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Angus Journal

The Angus Journal Daily, formerly the Angus e-List, is a compilation of Angus industry news; information about hot topics in the beef industry; and updates about upcoming shows, sales and events. Click here to subscribe.

News Update

September 27, 2017

Angus Hires Senior
Communications Specialist

The American Angus Association is excited to add Rachel Robinson of Kansas City, Mo., to the communications group. She is a 2010 agricultural journalism graduate from the University of Missouri who began her new role Sept. 25. Prior to joining team Angus, Robinson served as a senior account executive at Woodruff in Kansas City, Mo.

Robinson brings more than seven years of marketing experience to the table. She has previously served as an account manager at Osborn Barr in Kansas City, Mo., as well as a freelance writer for Today’s Farmer and Farm Journal.

“Rachel brings a wealth of journalism and marketing knowledge to the communications team,” said Clint Mefford, Association director of communications. “Her expertise in these areas will only help further advance the Association’s communication efforts.”

As the senior communications specialist, Robinson will contribute to the team’s multimedia efforts by developing literature pieces and assisting the production of The Angus Report. She will also play a key role in crafting comprehensive communication plans to help execute the Association key strategies.

Read the full Angus news release online.

Finding Profit

Opportunity. It’s there, but you may have to look a little harder for it.

That’s what this year’s Feeding Quality Forum (FQF) attendees learned during the daylong meetings Aug. 29 in Omaha, Neb., and repeated in Garden City, Kan., Aug. 31.

AgResource Co. kicked off the forum with market predictions.

Dan Basse, president of AgResource Co., told Omaha attendees, “Ag is not at its bottom yet, but I think the worst is over.”

In the next few months, the analyst predicted, fed-cattle prices will hit bottom at $100 to $104 per hundredweight, then improve into the first quarter of 2018.

USDA’s corn yield prediction at 169.5 bushels (bu.) per acre is more optimistic than Basse’s estimate of 165 bu. per acre. Feeders might want to lock in feed costs now before there’s an incentive for a price increase, he said, noting $3.45 to $3.35 as an opportunity.

Continue reading this Angus Beef Bulletin EXTRA article online.

Piglets Might Unlock Keys to In Vitro Fertilization in Humans

It is estimated that parents seeking to have children through in vitro fertilization (IVF) spend between $12,000 and $15,000 each session plus the cost of medications, which could average between $3,000 and $5,000. Now, researchers at the University of Missouri (MU) publishing in the Proceedings of the National Academy of Science have made a discovery that could decrease the costs associated with IVF in humans — and it all started with piglets.

R. Michael Roberts, an MU Curators distinguished professor of animal sciences and an investigator in the Bond Life Sciences Center, and Randall Prather, Curators distinguished professor of animal sciences in the College of Agriculture, Food and Natural Resources, work with pigs to research stem cells and the mechanisms these cells use to proliferate, communicate and grow in the body. During an attempt to improve how they grow these cells, researchers in their labs discovered a method that uses a special liquid medium and improves the success of IVF in pigs.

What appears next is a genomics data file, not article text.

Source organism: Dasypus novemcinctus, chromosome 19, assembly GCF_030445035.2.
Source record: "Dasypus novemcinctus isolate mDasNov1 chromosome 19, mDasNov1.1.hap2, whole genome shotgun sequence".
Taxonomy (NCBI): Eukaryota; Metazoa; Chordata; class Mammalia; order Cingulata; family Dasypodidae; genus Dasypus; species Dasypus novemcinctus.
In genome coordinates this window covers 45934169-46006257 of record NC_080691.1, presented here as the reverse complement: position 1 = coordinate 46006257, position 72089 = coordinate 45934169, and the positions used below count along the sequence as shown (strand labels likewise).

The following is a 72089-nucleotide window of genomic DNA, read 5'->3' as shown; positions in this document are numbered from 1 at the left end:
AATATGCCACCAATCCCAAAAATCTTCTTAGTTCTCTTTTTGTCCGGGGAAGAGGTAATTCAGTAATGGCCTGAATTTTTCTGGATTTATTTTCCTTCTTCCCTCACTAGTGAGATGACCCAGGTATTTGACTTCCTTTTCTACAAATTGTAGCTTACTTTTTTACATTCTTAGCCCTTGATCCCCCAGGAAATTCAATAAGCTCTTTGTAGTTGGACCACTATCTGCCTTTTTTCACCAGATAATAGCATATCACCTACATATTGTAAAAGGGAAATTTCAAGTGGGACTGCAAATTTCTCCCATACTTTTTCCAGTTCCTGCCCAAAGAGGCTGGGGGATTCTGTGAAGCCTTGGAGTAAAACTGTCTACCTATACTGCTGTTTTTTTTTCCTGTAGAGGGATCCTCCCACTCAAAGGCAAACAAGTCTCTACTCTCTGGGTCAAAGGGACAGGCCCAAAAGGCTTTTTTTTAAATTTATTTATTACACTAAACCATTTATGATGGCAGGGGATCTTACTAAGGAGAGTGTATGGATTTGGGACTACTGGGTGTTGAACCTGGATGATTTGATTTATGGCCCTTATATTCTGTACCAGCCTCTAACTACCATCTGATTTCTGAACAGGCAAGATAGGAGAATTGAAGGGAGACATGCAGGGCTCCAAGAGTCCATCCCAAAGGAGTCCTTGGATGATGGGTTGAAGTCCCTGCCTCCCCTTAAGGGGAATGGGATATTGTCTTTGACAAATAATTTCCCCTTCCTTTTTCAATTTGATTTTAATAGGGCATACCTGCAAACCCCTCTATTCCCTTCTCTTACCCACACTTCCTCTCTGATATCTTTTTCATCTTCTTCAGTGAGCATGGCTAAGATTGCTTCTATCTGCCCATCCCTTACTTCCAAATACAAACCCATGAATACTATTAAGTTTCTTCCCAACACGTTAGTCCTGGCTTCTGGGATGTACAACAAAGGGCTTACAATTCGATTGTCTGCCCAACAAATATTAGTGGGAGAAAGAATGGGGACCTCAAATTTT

“It was a serendipitous discovery, really,” said Roberts.

Read the full Angus Beef Bulletin EXTRA article online.

Implications from the Latest Cold Storage Report

Combined production of beef, pork, chicken and turkey in August was estimated by USDA to be 8.962 billion pounds (lb.), 318 million lb. (+3.7%) higher than a year ago and the largest amount of meat protein produced in a given month. More production days (23) certainly contributed to the increase in monthly output and when we adjust for production on a daily basis, there have been a number of other months, particularly last year, when output actually exceeded this year. One also needs to recognize the fact that from a pricing perspective, the rate of change rather than the absolute volume tends to be more important. Markets need time to adjust to shifts in supply, and sudden large shifts in output will lead to more dramatic price moves. In the last quarter of 2016 the combined daily output of red meat and poultry increased by an average of 5.3%. By comparison, in Q2 of this year daily average output increased by around 2% and so far in Q3 daily production is increasing by 3.2%.

Read the full report at

More Mature Cover Crops Help Maintain Residue Longer

Often producers planting cover crops are worried about moisture use, but more important is the longevity of the crop residue and its beneficial results, said a Texas A&M AgriLife Research scientist.

Paul DeLaune, an AgriLife Research environmental soil scientist at Vernon, said when he talks about the residue management of cover crops, one question he is always asked concerns termination timing and the use of soil moisture by the cover crop.

Cover crops are designed to keep soil from blowing and improve soil quality. DeLaune has included Austrian winter field pea, hairy vetch, crimson clover, wheat, rye, turnips and radishes as cover crops in various studies.

Early cover crop termination can result in residue that rapidly degrades or blows away.

“We use neutron probes here to monitor soil moisture year-round, and, yes, the cover crop does use soil moisture,” he said. “But one thing we’ve found is that soil moisture is quickly recharged, and your crop is back to status quo if you get a rain between termination and the planting of your cotton.”

Learn more in the Angus Beef Bulletin EXTRA article online.



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